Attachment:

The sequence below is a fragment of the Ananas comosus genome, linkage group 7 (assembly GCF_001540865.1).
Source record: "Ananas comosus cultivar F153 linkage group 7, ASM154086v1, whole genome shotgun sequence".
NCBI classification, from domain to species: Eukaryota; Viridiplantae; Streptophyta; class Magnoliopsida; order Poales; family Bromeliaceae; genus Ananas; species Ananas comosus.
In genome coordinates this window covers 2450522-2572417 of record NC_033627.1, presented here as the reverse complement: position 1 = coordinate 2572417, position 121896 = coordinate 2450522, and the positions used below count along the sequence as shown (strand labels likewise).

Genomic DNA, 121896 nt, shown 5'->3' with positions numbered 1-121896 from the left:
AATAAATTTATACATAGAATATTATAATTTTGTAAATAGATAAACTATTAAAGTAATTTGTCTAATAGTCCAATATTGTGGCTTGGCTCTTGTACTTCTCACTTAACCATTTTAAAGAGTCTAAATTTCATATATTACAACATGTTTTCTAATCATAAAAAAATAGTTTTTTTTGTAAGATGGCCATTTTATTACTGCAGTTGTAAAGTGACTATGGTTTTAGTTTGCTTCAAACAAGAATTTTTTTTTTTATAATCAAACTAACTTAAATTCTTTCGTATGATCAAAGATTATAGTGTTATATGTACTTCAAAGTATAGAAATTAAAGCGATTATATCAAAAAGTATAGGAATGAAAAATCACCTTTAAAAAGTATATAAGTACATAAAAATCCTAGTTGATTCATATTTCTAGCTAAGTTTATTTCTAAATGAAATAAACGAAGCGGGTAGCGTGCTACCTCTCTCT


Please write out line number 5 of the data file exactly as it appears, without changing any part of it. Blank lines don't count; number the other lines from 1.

Genomic DNA, 121896 nt, shown 5'->3' with positions numbered 1-121896 from the left: